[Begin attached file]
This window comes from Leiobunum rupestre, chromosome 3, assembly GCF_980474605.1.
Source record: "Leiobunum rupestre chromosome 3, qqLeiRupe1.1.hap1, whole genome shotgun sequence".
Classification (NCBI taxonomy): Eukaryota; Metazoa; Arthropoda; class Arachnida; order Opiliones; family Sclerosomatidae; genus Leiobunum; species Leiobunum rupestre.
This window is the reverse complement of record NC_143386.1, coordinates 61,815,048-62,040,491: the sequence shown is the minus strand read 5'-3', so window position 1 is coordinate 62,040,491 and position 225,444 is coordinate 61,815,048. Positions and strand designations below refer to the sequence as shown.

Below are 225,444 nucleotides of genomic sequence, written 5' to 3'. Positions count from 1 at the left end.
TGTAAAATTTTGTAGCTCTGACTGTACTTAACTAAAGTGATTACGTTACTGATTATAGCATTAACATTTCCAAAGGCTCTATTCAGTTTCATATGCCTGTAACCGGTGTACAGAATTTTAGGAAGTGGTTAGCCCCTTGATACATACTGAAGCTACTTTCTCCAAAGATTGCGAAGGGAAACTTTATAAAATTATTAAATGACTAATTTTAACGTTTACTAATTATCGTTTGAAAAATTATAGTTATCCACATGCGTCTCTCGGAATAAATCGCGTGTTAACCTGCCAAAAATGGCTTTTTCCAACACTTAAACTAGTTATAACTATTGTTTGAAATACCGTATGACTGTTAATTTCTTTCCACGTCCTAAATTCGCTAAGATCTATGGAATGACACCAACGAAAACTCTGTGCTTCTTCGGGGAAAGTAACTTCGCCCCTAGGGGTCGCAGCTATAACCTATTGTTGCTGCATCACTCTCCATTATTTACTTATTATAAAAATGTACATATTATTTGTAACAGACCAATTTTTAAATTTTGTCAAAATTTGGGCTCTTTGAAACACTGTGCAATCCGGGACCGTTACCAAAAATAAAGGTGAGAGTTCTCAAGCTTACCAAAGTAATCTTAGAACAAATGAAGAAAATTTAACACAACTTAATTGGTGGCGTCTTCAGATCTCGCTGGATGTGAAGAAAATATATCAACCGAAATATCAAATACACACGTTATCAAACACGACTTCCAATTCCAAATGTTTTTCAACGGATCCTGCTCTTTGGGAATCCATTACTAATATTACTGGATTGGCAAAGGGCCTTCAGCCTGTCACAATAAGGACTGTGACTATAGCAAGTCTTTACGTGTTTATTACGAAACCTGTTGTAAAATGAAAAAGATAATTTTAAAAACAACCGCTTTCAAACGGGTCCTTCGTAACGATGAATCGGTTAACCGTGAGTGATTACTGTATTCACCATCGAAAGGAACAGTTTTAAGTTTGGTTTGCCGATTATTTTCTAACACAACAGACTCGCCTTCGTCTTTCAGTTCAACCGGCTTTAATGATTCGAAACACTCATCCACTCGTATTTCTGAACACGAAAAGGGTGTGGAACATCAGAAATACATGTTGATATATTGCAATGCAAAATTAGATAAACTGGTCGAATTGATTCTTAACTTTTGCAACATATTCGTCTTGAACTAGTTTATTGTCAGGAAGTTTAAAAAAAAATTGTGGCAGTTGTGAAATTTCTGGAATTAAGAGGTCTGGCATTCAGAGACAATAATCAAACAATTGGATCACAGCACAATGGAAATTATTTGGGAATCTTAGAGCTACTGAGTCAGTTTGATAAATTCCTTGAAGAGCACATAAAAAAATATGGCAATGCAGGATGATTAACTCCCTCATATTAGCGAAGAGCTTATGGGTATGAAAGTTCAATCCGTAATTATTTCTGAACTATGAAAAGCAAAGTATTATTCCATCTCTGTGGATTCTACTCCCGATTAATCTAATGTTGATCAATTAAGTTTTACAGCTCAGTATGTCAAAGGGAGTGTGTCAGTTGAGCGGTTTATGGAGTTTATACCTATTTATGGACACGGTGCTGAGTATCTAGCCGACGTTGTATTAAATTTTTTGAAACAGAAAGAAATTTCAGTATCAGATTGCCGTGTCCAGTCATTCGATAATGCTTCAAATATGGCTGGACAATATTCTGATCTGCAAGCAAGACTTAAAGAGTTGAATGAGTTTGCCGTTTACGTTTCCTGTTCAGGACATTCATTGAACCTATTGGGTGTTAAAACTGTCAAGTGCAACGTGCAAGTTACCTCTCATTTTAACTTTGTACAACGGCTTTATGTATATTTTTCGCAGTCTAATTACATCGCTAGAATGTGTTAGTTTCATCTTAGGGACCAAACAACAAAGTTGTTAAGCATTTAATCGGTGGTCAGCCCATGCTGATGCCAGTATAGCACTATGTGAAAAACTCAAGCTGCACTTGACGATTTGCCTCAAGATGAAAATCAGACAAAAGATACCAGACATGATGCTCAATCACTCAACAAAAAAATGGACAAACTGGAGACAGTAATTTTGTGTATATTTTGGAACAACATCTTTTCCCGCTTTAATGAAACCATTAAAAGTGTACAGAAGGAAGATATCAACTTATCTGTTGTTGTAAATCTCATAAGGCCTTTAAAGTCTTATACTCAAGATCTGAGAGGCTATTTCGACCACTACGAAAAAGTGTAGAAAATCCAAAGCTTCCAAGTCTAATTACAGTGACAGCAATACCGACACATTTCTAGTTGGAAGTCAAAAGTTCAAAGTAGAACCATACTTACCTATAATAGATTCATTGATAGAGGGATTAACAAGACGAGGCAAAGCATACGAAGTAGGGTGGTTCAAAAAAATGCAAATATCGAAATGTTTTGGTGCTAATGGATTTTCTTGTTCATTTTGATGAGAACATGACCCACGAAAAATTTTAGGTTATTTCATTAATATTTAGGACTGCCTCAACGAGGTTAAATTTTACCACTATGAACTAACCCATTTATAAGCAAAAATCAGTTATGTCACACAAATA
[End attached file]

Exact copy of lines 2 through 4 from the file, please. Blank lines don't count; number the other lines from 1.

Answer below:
Source record: "Leiobunum rupestre chromosome 3, qqLeiRupe1.1.hap1, whole genome shotgun sequence".
Classification (NCBI taxonomy): Eukaryota; Metazoa; Arthropoda; class Arachnida; order Opiliones; family Sclerosomatidae; genus Leiobunum; species Leiobunum rupestre.
This window is the reverse complement of record NC_143386.1, coordinates 61,815,048-62,040,491: the sequence shown is the minus strand read 5'-3', so window position 1 is coordinate 62,040,491 and position 225,444 is coordinate 61,815,048. Positions and strand designations below refer to the sequence as shown.